Mason Locke Weems (later known as Parson Weems) was a one-time parish rector who became a travelling bookseller, writer and editor. He's mostly famous for his biography of the life of George Washington, first published in 1800. He was briefly the rector of Mount Vernon parish, meaning he counted George Washington as one of his parishioners.
Weems was a colourful character, and a bit of a rogue - always with some story to tell, most of them completely untrue or vastly exaggerated. It's from Weems' biography that we get the well-known story of Young George bravely confessing that he chopped down his father's prized cherry tree. Weems writes that the story is "too true to be doubted", but who knows whether the phrase "too true to be doubted" is too true to be doubted.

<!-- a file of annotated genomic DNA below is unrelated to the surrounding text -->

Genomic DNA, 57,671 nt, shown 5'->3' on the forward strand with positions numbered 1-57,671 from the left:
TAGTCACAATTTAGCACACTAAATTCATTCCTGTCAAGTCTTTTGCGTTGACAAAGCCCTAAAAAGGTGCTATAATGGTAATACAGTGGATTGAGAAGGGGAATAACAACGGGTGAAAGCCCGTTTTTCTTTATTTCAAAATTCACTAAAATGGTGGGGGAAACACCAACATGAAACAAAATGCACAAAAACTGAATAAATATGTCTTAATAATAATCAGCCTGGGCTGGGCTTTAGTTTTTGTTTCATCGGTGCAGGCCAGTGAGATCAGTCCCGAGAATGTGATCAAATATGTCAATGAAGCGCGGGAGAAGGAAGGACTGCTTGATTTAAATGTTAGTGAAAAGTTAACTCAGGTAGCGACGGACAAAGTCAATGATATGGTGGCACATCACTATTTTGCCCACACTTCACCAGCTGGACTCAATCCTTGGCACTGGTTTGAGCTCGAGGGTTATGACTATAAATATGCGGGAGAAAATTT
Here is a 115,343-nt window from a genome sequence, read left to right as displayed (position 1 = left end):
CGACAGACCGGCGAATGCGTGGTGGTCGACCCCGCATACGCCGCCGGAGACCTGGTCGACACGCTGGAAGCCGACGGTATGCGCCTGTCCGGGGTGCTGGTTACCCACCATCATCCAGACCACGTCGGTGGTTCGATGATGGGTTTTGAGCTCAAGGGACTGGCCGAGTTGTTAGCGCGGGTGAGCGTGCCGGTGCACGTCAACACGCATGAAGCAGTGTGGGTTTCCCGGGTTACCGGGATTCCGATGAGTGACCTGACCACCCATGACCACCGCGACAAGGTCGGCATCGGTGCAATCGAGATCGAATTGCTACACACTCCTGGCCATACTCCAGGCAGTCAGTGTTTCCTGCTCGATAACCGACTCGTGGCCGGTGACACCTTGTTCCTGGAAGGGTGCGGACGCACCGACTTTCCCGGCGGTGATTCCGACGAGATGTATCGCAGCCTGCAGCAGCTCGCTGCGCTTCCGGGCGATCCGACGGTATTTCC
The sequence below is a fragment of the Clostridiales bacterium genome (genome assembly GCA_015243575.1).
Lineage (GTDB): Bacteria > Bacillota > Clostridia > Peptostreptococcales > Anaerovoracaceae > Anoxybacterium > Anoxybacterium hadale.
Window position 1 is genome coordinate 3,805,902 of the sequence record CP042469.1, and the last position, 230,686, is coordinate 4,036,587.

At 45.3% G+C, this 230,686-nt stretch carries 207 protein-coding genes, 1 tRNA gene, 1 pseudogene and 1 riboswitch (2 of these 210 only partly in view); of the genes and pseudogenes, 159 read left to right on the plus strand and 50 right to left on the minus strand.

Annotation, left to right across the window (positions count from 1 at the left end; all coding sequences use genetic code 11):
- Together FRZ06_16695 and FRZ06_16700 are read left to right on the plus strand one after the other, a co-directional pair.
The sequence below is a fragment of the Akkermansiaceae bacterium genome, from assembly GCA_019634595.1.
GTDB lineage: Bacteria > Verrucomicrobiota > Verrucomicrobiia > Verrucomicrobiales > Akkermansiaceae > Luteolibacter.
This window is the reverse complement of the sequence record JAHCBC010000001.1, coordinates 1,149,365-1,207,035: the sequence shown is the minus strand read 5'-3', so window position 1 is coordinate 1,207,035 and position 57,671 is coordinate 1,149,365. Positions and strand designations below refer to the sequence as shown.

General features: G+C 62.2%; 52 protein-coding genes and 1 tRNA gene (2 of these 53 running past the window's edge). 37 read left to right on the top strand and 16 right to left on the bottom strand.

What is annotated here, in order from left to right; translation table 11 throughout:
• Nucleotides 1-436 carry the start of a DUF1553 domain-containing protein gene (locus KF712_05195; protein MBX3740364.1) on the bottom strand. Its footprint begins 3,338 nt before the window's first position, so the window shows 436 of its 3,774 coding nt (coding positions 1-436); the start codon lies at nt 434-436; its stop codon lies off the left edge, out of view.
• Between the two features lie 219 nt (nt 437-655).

Weems also went on to write biographies of Benjamin Franklin, Francis Marion, and William Penn - again, prizing being entertaining over actual fact. They sold well, however - paving the way for tabloid newspapers everywhere.